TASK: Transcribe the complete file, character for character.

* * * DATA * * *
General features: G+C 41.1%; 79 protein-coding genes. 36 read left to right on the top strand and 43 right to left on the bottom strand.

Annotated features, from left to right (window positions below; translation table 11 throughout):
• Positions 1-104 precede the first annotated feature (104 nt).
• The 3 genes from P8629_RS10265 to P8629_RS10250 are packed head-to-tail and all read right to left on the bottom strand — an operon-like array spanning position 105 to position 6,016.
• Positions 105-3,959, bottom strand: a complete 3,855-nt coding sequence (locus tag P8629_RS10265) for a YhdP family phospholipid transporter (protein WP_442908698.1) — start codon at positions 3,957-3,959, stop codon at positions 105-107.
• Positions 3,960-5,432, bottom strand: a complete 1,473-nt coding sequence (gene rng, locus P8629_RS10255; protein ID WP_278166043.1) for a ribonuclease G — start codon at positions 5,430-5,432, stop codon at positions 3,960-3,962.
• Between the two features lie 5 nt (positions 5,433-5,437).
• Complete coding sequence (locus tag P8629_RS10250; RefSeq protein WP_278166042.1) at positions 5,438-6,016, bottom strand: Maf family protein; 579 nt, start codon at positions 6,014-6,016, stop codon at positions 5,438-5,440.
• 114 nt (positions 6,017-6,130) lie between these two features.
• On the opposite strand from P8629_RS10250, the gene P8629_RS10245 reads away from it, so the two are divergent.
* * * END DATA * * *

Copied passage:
General features: G+C 41.1%; 79 protein-coding genes. 36 read left to right on the top strand and 43 right to left on the bottom strand.

Annotated features, from left to right (window positions below; translation table 11 throughout):
• Positions 1-104 precede the first annotated feature (104 nt).
• The 3 genes from P8629_RS10265 to P8629_RS10250 are packed head-to-tail and all read right to left on the bottom strand — an operon-like array spanning position 105 to position 6,016.
• Positions 105-3,959, bottom strand: a complete 3,855-nt coding sequence (locus tag P8629_RS10265) for a YhdP family phospholipid transporter (protein WP_442908698.1) — start codon at positions 3,957-3,959, stop codon at positions 105-107.
• Positions 3,960-5,432, bottom strand: a complete 1,473-nt coding sequence (gene rng, locus P8629_RS10255; protein ID WP_278166043.1) for a ribonuclease G — start codon at positions 5,430-5,432, stop codon at positions 3,960-3,962.
• Between the two features lie 5 nt (positions 5,433-5,437).
• Complete coding sequence (locus tag P8629_RS10250; RefSeq protein WP_278166042.1) at positions 5,438-6,016, bottom strand: Maf family protein; 579 nt, start codon at positions 6,014-6,016, stop codon at positions 5,438-5,440.
• 114 nt (positions 6,017-6,130) lie between these two features.
• On the opposite strand from P8629_RS10250, the gene P8629_RS10245 reads away from it, so the two are divergent.